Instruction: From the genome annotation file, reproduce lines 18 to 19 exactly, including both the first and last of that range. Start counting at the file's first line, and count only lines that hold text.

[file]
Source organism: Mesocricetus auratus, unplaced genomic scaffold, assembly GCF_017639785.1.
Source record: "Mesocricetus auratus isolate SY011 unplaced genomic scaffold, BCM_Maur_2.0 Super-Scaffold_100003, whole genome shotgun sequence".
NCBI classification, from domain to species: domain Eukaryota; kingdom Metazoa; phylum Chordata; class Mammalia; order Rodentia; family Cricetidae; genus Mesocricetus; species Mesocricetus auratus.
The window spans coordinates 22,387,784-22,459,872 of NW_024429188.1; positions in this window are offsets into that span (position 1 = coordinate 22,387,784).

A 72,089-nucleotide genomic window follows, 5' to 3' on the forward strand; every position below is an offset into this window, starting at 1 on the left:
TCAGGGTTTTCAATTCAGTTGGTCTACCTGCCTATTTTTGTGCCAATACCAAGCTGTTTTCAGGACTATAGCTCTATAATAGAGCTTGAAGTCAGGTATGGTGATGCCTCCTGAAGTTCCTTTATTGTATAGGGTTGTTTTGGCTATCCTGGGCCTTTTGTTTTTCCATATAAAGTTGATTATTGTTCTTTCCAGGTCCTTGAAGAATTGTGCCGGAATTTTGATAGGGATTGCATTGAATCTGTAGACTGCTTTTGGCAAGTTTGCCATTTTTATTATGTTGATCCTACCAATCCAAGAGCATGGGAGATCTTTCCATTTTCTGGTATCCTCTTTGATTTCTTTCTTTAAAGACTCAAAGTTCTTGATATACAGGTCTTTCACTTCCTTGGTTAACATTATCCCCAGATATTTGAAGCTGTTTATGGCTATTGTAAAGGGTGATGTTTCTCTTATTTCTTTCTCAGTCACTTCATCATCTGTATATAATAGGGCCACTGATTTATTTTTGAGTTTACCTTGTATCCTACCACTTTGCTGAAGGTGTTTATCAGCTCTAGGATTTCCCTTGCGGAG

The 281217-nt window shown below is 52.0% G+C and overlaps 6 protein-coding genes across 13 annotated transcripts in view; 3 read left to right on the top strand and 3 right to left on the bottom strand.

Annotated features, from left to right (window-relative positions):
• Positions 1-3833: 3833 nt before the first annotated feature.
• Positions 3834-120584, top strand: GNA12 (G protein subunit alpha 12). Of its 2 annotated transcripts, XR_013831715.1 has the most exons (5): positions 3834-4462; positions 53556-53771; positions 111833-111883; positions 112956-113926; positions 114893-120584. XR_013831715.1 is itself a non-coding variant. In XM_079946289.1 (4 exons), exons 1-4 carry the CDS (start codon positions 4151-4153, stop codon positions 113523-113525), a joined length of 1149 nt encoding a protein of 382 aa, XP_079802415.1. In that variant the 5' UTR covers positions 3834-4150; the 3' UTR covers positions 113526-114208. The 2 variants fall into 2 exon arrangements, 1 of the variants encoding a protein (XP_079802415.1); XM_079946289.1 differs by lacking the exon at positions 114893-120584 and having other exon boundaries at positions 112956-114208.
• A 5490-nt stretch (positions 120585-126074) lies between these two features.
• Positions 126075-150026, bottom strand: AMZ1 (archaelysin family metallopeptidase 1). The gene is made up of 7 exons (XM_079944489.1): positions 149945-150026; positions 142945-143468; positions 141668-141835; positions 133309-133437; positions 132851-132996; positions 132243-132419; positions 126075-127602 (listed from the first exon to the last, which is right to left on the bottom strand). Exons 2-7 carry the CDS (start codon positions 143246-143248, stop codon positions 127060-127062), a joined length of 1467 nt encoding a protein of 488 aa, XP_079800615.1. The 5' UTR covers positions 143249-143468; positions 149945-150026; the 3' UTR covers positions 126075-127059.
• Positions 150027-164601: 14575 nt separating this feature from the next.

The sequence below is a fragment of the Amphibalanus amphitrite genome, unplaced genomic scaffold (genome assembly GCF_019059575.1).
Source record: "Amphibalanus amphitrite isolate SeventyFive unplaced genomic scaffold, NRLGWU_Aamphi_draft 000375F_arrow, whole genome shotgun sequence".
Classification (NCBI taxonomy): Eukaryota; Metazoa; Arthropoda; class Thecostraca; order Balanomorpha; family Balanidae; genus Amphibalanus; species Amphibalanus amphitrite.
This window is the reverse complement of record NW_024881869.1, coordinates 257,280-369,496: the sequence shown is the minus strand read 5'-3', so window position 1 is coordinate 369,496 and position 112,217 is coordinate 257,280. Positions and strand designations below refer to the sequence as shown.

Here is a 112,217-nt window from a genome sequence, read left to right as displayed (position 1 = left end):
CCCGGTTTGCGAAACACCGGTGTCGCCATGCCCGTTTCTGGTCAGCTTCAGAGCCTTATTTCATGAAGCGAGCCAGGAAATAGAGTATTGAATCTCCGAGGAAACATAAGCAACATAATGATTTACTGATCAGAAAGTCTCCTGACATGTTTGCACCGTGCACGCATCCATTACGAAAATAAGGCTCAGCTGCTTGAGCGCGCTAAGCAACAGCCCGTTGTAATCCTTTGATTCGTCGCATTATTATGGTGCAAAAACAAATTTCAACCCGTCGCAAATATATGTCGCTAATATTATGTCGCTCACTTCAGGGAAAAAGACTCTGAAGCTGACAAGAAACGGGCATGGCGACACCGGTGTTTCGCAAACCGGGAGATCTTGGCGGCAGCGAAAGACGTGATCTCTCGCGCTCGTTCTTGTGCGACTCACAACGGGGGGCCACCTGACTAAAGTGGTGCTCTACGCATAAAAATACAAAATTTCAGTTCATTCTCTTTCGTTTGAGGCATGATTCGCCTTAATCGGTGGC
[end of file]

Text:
Here is a 112,217-nt window from a genome sequence, read left to right as displayed (position 1 = left end):
CCCGGTTTGCGAAACACCGGTGTCGCCATGCCCGTTTCTGGTCAGCTTCAGAGCCTTATTTCATGAAGCGAGCCAGGAAATAGAGTATTGAATCTCCGAGGAAACATAAGCAACATAATGATTTACTGATCAGAAAGTCTCCTGACATGTTTGCACCGTGCACGCATCCATTACGAAAATAAGGCTCAGCTGCTTGAGCGCGCTAAGCAACAGCCCGTTGTAATCCTTTGATTCGTCGCATTATTATGGTGCAAAAACAAATTTCAACCCGTCGCAAATATATGTCGCTAATATTATGTCGCTCACTTCAGGGAAAAAGACTCTGAAGCTGACAAGAAACGGGCATGGCGACACCGGTGTTTCGCAAACCGGGAGATCTTGGCGGCAGCGAAAGACGTGATCTCTCGCGCTCGTTCTTGTGCGACTCACAACGGGGGGCCACCTGACTAAAGTGGTGCTCTACGCATAAAAATACAAAATTTCAGTTCATTCTCTTTCGTTTGAGGCATGATTCGCCTTAATCGGTGGC